Saturday, 4 June 2011

Dragon Boat Festival

June the 6th is the Dragon Boat Festival ( 端午節 Tuen Ng Jit). This is a day that is observed and celebrated in many parts of East Asia, and in the Motherland it is a public holiday.  Like other traditional festivals, the Dragon Boat Festival follows the lunar calendar (the fifth day of the fifth month) and therefore in the Gregorian calender it changes from year to year.  In the UK the Dragon Boat Festival will be celebrated on many a river.  The competition takes the form of charity races, racing associations and corporate events.  All in all it promotes team work and community and is a fun day out for all the family.

The festival is thought to originate from a folk story based on the Chinese scholar, poet and minister Qu Yuan   (屈原) who lived during China's warring states period.  As a loyal adviser to the King and his state, he was a champion of peace, truth and justice.  However the King, under the influence of jealous and corrupt ministers, banished him from the court.  Not long after, the state was attacked and the King was captured.  Qu Yuan, upon hearing of the demise of his country and the King's fate, was overcome by sorrow and despair.  He then threw himself in the Miluo river.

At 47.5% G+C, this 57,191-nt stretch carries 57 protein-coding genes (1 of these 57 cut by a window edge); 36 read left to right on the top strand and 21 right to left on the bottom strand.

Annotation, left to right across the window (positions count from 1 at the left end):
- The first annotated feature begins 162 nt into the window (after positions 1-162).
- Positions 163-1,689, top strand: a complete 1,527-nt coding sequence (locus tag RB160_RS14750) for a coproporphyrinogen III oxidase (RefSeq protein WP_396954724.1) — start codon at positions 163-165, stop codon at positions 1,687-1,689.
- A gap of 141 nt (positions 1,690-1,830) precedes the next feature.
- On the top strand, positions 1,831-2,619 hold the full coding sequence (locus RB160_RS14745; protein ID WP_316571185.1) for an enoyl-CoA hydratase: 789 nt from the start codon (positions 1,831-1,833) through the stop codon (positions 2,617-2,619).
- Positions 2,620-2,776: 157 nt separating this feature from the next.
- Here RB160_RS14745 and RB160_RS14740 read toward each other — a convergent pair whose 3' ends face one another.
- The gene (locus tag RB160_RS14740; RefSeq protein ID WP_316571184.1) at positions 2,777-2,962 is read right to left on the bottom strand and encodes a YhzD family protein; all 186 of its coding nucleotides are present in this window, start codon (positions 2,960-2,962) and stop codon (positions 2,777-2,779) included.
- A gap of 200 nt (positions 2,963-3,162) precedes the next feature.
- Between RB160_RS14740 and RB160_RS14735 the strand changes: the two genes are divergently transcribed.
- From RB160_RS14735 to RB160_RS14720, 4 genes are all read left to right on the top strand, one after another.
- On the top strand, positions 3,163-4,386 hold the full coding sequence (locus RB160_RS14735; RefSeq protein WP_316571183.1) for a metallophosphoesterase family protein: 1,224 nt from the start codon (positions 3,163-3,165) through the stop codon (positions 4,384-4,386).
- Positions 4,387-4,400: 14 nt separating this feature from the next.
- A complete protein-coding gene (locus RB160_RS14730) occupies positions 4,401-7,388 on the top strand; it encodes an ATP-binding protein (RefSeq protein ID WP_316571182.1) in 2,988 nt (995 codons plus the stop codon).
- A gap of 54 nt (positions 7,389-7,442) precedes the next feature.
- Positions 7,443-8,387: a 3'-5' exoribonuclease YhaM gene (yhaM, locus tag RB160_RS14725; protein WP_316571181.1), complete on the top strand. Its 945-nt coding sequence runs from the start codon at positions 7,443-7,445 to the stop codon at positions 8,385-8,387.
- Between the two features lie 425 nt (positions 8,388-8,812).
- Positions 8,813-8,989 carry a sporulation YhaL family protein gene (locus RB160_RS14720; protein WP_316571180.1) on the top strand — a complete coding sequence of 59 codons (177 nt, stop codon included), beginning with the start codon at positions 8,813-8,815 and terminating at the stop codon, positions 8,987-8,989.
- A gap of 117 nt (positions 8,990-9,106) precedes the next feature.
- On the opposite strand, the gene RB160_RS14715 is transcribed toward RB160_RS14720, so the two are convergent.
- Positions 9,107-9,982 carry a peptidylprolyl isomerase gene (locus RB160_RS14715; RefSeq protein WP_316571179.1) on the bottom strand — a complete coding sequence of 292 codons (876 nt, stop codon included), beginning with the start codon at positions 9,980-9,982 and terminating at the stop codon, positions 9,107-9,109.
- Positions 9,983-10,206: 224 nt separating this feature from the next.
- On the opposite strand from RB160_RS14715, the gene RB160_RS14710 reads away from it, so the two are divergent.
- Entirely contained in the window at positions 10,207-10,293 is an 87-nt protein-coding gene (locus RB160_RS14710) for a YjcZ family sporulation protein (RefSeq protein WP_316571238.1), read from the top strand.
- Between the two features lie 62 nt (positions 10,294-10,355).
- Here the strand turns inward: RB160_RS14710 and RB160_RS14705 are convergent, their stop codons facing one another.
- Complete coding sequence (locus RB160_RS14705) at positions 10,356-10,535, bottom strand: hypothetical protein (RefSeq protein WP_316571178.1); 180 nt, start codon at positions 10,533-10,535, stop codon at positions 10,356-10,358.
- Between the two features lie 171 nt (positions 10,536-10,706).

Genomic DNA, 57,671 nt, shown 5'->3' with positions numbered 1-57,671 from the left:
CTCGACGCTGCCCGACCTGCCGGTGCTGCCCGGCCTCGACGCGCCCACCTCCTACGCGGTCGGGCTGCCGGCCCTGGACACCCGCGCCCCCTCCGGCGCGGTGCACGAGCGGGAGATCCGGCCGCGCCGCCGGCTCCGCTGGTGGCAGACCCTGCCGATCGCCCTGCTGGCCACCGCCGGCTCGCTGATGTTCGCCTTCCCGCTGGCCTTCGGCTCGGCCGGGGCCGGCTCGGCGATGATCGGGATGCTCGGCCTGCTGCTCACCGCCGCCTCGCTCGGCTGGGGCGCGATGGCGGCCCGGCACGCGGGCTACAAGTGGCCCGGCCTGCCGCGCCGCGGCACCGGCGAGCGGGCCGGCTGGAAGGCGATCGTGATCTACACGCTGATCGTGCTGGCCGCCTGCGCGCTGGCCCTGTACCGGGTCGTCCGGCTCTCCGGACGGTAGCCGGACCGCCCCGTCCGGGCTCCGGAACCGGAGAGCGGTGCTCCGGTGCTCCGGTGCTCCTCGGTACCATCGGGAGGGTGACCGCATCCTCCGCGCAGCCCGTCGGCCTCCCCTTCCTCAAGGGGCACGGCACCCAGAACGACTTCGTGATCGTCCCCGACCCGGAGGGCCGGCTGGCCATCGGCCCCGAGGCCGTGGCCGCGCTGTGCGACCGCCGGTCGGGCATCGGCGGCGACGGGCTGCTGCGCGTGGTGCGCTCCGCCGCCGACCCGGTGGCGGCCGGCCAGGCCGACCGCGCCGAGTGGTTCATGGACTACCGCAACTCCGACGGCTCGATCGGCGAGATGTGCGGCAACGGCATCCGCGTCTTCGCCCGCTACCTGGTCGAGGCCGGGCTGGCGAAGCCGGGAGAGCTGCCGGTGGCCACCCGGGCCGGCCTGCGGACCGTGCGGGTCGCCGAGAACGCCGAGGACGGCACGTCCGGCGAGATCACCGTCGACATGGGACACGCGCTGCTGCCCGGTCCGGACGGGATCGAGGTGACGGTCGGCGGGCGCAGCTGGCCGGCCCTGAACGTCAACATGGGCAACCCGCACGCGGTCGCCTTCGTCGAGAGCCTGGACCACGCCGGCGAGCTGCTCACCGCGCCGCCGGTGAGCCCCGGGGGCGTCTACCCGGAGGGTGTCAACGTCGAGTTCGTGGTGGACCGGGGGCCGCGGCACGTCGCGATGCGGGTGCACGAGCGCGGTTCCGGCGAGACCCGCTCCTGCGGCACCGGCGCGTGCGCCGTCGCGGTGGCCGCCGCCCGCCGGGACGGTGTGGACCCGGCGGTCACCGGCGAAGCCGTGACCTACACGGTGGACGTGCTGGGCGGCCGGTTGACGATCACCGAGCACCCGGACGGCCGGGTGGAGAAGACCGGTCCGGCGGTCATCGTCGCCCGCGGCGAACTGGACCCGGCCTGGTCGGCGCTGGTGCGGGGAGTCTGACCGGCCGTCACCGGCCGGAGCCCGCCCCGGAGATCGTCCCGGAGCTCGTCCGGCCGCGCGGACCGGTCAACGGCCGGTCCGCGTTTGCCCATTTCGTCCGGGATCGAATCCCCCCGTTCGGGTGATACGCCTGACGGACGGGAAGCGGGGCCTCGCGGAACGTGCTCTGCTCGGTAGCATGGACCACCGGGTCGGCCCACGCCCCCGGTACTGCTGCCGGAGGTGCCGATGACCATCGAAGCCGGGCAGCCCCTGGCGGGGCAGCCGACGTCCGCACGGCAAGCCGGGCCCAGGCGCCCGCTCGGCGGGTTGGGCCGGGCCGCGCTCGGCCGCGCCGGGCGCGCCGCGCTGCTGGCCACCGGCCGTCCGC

Qu Yuan (屈原)

It is said that the ordinary citizens, who knew and respected the good minister, rushed out to rescue him.  Unable to find him in the water, they resorted to throwing packages of rice into the river and beating drums in an attempt to scare away the fish so that they would leave Qu Yuan's body alone.  To this day, this tradition is repeated to commemorate Qu Yuan's death: the rice packages are now known as zongzi  (粽子) which are rice dumplings consisting of glutinous rice with various fillings that are wrapped in bamboo or reed leaves.  The boats are now long boats, decorated with the head and tail of a dragon and are raced with a drummer on board.

  Zongzi (粽子) with meat filling

Dragon Boat race



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